*******************

Quoting from comment 102329:

You claimed, rather stridently, that ID isn’t creationism and that DI doesn’t support creationism.

Ummm, do you mean “rather strident” as opposed to yourself? Better think about that one a little. I’m waaay behind you on the ole strident-o-meter there, trust me.

Let’s continue. ID is definitely NOT creationism. You already know that.

How do you already know that? Because both the young-earth creationism of ICR and AIG, and the old-earth creationism of Hugh Ross and his RTB ministry, base their origins models on a ground-floor, completely overt, prior assumption that the historical and origins claims of Scripture are true. Everything follows from that.

IOW, creationism doesn’t start with empirical observation as the scientific method demands, creationism starts clearly and openly, with the Bible’s claims, and then creationists develop their claims/models from there.

ID however, (particularly the 3-point ID hypothesis that I’ve shared with you before), starts ENTIRELY from empirical observation and does not assume, nor invoke, nor involve any claims of anybody’s sacred texts whatsoever, either tacitly or overtly.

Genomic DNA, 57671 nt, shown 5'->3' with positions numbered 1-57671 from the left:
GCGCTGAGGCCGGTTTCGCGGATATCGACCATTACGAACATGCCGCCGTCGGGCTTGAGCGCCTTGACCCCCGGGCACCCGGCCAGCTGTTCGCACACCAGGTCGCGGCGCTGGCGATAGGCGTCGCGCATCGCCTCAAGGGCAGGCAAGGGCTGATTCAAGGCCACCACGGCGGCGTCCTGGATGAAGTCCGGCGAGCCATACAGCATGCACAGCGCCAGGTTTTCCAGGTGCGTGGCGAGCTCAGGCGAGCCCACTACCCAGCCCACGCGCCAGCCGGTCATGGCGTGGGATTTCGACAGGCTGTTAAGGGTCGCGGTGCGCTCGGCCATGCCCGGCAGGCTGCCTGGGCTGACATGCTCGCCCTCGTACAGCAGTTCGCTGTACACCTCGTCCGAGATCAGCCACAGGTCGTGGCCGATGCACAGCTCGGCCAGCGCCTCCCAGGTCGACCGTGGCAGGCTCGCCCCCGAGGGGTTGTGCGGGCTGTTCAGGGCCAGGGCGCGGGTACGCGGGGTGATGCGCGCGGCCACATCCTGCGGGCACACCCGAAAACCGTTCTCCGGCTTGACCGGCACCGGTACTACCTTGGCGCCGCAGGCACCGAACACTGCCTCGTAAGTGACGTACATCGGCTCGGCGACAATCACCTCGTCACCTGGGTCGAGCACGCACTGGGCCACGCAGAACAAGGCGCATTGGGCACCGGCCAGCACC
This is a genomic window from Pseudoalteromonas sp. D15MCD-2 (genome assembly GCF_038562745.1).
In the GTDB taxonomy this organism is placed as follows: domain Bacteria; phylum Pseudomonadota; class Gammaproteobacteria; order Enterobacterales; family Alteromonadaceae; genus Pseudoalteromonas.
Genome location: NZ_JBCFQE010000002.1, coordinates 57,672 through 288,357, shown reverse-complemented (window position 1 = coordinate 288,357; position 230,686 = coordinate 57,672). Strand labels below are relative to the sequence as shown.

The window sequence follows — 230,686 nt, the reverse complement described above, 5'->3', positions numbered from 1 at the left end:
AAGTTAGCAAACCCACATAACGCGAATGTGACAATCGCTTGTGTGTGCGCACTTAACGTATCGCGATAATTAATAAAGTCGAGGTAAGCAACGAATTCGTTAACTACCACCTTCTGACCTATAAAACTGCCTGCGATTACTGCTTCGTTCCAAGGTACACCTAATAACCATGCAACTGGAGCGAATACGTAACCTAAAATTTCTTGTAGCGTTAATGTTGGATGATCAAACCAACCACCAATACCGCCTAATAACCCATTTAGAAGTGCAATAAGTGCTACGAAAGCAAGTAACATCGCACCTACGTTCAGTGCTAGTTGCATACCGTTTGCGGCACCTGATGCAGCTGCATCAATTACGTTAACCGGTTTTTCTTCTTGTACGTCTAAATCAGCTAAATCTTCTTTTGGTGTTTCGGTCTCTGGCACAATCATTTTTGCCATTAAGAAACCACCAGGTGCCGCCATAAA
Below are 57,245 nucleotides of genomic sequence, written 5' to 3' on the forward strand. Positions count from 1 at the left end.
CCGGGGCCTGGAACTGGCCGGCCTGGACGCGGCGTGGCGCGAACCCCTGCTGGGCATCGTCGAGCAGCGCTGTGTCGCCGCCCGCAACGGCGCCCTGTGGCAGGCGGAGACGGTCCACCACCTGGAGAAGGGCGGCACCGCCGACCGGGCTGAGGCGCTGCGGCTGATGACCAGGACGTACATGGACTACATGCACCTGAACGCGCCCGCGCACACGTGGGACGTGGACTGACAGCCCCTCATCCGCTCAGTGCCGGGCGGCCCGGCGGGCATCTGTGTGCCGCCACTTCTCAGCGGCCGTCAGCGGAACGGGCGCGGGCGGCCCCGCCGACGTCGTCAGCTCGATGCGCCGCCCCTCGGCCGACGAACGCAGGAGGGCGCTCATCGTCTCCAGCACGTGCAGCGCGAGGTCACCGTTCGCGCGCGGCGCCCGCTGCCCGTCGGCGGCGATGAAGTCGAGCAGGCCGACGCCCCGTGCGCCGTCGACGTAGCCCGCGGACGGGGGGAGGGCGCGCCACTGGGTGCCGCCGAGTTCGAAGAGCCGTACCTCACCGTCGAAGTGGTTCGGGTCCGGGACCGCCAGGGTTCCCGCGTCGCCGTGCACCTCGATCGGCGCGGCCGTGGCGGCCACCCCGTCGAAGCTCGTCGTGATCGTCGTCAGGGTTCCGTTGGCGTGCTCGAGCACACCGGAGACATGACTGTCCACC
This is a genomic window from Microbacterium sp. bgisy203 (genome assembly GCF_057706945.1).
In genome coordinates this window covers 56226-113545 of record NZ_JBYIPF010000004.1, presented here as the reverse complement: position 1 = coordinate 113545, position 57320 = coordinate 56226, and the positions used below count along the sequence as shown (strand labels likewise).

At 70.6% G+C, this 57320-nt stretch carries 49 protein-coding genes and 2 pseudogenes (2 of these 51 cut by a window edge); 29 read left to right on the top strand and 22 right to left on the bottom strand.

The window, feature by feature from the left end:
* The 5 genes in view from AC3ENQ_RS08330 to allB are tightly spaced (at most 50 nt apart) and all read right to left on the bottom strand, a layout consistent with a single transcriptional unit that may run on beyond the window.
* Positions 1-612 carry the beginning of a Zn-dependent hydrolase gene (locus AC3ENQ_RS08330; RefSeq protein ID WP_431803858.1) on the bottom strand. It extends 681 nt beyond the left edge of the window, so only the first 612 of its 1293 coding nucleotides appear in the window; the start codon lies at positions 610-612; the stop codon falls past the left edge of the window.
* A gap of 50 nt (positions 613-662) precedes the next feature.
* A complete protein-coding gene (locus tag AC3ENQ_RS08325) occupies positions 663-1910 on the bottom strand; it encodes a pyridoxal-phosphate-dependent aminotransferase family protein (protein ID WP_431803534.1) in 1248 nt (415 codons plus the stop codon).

Therefore ID is not creationism. There ya go. (And that’s on top of the fact that you evolutionists have not been able to collectively arrive at a standard definition of creationism, as Mike Gene pointed out. Even Kenneth Miller got labeled a creationist after his book Finding Darwin’s God. Since you’re collectively not able to get on the same page regarding a definition of creationism, how can you guys credibly tell anybody what is creationism and what is not?) Mike Gene also points out, creationists necessarily accept that God is an Intelligent Designer, but not all Intelligent Design proponents are creationists. That’s quite true, and very important, as you’ll see further down.

Speaking of Mike Gene, you should read this excellent essay next time you git a hankerin’ to conflate ID and creationism:

http://www.idthink.net/back/idc/index.html

**************************

Now, as for the DI, they do NOT as an organization advocate for either YEC or OEC, but instead they advocate for ID. You already know that too.

And as John West has suggested, the fact that the creationists on both sides (YEC and OEC) have at times criticized the DI for not doing things ~their~ way, should tell you something. ID is not creationism. The DI does not, as an organization, advocate creationism.

***********************

Okay, let’s continue. You asked,

In the Wedge Document, under “Five Year Objectives”, the Center for (the Renewal of) Science and Culture lists:

“Major Christian denomination(s) defend(s) traditional doctrine of creation”

What, precisely, is this “traditional doctrine of creation” that DI lists as one of its “objectives”, and why, exactly, do they want “mainstream christian denominations” to “defend” it?

Well, like you said, it’s a simple question. Let’s look at the context there for a minute, though. From the Wedge document, here are the “Five Year Goals” that the “Five Year Objectives” derive from:

1. To see intelligent design theory as an accepted alternative in the sciences, and scientific research being done from the perspective of design theory.